Dangers of Vaping

Courtesy of American Lung Association

The annual Great American Smokeout took place on November 17th, 2022 this year. It is a campaign sponsored by the American Cancer Society to encourage Americans to quit smoking tobacco. In light of this, it is critical to note the dangers of smoking in all forms). 

Since the first use of tobacco by the Mayans in the first century BC, to its worldwide spread with the Columbian Exchange of the 1400s, smoking has proven to be a significant, life-endangering problem. Today, more than 16 million Americans suffer from smoking-related diseases, and the CDC reported over 480,000 deaths caused by smoking per year, which amounts to about 1,300 deaths per day.

While younger generations may not be lighting up Marlboros in the bathrooms, the use of electronic smoking devices prevails. The CDC revealed in a study that over 2.5 million middle and high school students admitted to the regular use of electronic vaping devices in 2022.

Although scientists are still learning about the long-term effects of vaping, there is enough evidence from what we have today to encourage people to steer far away from them. From exploding battery cartridges to altering the development of the adolescent brain, vaping is dangerous to the human body- especially young ones. 

The adolescent mind is an ever-changing and developing organ. Scientists and psychologists have proven that the brain continues to grow until a person reaches about 25 years of age. They have also established that nicotine can harm this development. Many smokers looking to quit smoking turn to vaping devices that contain no nicotine to remove their addiction, smoke with less negative impact, and satisfy the flavor cravings. However, many of these are misleading: whether the package of the vaping device says “0% nicotine” or not, over 99% of electronic smoking devices contain nicotine, including ones that claim to have none. Nicotine’s harm to the adolescent mind can include areas that control mood, attention, learning, and impulse control.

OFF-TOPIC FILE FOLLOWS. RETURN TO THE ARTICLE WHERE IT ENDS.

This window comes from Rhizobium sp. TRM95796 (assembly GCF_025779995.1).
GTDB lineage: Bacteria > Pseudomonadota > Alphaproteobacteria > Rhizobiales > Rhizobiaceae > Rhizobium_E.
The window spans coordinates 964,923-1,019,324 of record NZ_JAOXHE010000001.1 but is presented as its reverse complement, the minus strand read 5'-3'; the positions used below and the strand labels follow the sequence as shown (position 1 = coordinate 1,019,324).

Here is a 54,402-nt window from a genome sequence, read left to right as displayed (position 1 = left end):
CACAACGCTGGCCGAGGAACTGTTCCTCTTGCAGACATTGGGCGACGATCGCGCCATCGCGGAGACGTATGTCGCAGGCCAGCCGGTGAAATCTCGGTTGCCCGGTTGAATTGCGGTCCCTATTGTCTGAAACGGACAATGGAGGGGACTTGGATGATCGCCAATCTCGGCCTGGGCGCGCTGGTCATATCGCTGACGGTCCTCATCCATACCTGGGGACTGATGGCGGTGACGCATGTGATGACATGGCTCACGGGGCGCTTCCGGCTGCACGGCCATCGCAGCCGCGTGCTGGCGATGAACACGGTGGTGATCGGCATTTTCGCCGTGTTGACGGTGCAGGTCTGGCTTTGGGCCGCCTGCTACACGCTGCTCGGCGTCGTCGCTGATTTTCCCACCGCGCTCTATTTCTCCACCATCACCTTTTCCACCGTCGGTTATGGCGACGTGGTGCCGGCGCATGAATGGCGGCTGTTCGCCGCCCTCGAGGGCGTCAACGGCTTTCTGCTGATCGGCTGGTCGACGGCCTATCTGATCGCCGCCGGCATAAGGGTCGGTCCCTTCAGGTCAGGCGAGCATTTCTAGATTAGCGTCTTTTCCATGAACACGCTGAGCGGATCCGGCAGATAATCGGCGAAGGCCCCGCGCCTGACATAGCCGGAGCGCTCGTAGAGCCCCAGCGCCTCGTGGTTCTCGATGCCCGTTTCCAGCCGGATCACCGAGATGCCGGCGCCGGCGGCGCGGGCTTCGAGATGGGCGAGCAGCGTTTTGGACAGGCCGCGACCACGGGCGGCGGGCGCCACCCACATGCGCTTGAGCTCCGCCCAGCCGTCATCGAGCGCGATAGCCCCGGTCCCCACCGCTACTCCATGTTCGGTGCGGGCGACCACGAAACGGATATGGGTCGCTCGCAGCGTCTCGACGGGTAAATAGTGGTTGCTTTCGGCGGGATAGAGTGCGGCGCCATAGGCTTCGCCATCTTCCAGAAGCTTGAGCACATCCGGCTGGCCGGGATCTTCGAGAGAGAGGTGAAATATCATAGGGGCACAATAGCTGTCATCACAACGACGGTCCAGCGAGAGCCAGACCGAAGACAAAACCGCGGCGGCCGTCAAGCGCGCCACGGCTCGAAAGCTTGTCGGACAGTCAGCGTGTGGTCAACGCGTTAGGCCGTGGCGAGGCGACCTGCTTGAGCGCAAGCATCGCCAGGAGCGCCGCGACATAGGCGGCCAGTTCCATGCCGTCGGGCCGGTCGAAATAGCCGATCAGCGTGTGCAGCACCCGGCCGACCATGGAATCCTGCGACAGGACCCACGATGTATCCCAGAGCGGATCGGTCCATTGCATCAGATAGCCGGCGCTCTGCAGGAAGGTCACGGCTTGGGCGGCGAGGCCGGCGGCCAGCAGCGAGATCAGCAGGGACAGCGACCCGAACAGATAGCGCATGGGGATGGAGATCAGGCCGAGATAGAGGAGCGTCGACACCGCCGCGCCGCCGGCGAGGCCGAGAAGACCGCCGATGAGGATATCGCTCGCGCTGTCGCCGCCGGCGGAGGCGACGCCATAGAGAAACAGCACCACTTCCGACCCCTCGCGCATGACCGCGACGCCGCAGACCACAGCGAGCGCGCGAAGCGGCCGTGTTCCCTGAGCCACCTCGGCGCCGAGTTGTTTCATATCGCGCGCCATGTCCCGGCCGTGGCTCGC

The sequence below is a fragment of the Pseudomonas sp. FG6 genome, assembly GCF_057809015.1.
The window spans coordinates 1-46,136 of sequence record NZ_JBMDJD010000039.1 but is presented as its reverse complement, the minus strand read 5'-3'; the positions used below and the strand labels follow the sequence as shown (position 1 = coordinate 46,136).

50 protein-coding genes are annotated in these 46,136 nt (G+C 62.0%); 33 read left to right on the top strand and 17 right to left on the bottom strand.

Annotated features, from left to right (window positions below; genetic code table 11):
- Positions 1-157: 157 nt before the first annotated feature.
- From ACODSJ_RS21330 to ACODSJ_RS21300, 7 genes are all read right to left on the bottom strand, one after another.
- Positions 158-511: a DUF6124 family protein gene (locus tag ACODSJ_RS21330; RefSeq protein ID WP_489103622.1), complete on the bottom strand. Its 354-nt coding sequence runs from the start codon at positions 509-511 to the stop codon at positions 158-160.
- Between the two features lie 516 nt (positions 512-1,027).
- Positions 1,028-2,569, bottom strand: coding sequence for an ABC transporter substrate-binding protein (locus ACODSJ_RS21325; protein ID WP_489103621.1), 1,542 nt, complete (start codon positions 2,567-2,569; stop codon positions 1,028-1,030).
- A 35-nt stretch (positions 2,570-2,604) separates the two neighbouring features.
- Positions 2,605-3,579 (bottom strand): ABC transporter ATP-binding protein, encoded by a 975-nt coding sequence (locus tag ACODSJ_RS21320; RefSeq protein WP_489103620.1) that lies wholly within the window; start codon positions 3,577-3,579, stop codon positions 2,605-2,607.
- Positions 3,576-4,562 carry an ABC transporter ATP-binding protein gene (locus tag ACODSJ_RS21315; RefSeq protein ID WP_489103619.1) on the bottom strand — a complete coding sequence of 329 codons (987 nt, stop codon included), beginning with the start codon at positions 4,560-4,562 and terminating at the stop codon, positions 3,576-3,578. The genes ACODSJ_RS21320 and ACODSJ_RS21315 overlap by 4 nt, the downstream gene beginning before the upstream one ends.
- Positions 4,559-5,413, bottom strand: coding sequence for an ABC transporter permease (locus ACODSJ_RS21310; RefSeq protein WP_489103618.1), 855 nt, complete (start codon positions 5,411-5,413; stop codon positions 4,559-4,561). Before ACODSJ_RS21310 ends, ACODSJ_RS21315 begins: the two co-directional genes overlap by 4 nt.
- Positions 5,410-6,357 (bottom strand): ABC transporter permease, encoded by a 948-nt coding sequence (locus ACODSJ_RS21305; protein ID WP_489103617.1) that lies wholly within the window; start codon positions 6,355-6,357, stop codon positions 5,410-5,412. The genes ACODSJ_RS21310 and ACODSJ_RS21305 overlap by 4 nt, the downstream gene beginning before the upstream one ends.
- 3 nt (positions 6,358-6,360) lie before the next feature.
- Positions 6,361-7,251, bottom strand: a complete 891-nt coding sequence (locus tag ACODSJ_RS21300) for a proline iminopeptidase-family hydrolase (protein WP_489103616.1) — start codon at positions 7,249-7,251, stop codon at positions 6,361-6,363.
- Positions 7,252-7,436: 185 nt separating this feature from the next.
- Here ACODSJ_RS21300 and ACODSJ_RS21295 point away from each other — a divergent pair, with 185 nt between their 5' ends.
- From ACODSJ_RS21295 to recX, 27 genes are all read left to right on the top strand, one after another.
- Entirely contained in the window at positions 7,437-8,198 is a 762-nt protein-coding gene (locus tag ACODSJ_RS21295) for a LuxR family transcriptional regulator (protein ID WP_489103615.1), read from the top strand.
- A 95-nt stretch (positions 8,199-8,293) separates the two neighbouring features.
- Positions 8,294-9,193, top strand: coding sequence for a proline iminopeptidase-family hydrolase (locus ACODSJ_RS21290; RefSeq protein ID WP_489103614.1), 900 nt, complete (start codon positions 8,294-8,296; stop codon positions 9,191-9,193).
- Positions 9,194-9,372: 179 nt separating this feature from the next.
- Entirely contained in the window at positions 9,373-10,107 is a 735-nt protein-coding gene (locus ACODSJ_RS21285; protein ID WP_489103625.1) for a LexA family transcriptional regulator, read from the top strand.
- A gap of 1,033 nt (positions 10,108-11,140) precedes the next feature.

Most people correlate marijuana with memory deterioration, but it has been proven that nicotine can do this as well. When someone creates a new memory or learns a new skill, connections form between neurons, known as the synapse; nicotine alters the process that creates the synapses. 

The effects of nicotine extend beyond physical and mental; it damages emotional health. Nicotine is a highly addictive chemical, so when a person tries to stop using it, they experience withdrawal symptoms that alter their overall well-being. These symptoms include irritability, restlessness, feeling depressed or anxious, trouble sleeping, concentration problems, and nicotine cravings. People may turn to vaping to relieve these issues, but by doing so, they create a dangerous cycle and dependency. Moreover, quitting smoking is associated with lower anxiety, stress, and depression levels and improved quality of life and mood. 

Despite the lack of evidence and research on the long-term effects of vaping, there are plenty of reasons to stay away from it. Data collected by the CDC from 2020 states that 2807 people have contracted an e-cigarette-related illness, and 68 people have died. While the data has not been recently updated, the numbers continue to rise.